Oh, also. You know those sailors who putter around the globe with pounds of plutonium strapped to their asses and say things like “Boo-yah!”? They’re bugging out. U.S. warships off the coast have been withdrawn because of radiation, says The Telegraph:
U.S. warships and planes helping with relief efforts moved away from the coast temporarily because of low-level radiation. The U.S. Seventh Fleet described the move as precautionary.
France is classifying the event as 5 or 6 on the international nuclear event scale (Three Mile Island was a 5, Chernobyl a 7). The Telegraph again:
France’s ASN nuclear safety authority said the accident could be classified as a level 5 or 6 on the international scale of 1 to 7, putting it on a par with the 1979 U.S. Three Mile Island meltdown, higher than the Japanese authorities’ rating.
Japan’s nuclear safety agency has rated the incidents in the No. 1 and No. 3 reactors as a 4, but has not yet rated the No. 2 reactor.
Last I’d heard, the Japanese nuclear safety agency had rated the whole thing a 4. That was before the third explosion, the one at #2. It was when that agency knew #2 was having problems, but it had not been reported. Furthermore, the above paragraph from the Telegraph gives the impression that the events at #1 and #3 are “over” and can reasonably be rated — when, in fact, at least from what I’m reading, their cores may be in the actual process of complete meltdown.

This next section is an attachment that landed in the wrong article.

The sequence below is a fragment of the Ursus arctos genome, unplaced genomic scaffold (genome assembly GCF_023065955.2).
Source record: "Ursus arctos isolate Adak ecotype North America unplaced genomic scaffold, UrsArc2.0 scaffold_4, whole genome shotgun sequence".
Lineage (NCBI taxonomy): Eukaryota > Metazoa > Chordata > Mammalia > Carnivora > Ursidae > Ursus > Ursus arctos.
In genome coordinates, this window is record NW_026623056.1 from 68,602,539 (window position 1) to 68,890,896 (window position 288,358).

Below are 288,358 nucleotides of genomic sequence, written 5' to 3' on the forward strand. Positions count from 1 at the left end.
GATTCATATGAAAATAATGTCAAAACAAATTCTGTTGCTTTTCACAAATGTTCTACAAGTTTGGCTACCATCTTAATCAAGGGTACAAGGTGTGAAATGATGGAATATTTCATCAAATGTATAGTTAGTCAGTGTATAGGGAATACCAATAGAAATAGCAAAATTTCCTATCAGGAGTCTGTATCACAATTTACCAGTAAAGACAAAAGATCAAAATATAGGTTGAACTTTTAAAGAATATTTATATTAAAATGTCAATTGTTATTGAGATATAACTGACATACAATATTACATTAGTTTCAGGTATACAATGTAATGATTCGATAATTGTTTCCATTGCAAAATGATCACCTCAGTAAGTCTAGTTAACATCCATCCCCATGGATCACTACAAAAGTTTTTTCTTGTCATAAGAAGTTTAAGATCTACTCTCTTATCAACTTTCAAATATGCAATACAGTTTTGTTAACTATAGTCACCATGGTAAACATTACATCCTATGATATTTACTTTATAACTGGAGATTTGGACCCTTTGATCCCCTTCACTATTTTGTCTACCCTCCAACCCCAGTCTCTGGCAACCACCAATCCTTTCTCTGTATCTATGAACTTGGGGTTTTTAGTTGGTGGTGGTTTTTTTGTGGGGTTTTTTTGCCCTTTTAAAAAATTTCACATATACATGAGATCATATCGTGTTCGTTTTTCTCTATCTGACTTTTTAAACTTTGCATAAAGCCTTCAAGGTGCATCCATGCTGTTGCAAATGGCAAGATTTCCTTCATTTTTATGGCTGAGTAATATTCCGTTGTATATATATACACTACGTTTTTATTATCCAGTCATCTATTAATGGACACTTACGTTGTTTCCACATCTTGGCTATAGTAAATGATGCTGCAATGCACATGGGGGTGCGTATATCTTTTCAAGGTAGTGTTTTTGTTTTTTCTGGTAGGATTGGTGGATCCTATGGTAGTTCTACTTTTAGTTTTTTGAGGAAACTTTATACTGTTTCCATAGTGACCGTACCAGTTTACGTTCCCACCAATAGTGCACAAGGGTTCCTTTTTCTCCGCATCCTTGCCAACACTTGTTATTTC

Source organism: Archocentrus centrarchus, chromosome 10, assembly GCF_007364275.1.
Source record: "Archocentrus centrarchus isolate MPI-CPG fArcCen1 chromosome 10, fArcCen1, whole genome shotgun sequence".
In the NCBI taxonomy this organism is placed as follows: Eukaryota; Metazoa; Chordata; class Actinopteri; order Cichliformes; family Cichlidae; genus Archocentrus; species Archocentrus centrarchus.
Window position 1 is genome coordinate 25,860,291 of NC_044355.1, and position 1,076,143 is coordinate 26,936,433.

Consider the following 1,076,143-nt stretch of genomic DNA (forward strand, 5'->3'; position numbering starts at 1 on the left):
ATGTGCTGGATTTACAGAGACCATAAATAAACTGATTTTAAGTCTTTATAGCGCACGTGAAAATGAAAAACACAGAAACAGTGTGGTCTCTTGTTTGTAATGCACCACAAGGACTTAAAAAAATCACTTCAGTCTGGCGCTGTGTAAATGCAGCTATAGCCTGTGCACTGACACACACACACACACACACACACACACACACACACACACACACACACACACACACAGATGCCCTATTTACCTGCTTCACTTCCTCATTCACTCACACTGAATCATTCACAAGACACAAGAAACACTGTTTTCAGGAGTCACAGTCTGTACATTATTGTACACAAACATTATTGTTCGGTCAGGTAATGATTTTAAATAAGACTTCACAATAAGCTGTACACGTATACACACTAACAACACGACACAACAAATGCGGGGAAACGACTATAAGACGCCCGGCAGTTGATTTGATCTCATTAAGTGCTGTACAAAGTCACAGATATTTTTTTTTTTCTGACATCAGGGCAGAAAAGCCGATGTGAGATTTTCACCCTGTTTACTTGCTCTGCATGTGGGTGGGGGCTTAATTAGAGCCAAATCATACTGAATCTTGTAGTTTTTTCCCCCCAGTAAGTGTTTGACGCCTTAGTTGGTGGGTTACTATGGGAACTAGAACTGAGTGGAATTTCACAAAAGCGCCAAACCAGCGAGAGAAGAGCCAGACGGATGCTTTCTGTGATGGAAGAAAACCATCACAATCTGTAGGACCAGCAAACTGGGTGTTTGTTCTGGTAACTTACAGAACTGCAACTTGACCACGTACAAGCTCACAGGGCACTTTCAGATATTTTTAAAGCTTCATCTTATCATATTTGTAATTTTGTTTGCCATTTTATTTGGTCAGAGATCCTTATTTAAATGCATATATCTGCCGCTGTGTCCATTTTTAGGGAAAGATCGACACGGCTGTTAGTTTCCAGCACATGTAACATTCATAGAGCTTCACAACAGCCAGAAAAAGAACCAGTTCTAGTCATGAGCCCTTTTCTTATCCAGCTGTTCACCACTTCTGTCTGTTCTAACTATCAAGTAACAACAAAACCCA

By the way, there appear to be ongoing disaster control efforts, even though the New York Times reported last night that “all” workers had left the plant? Here it is again, in case you missed it:
Industry executives said that in fact the situation had spiraled out of control and that all plant workers needed to leave the plant to avoid excessive exposure to radioactive leaks.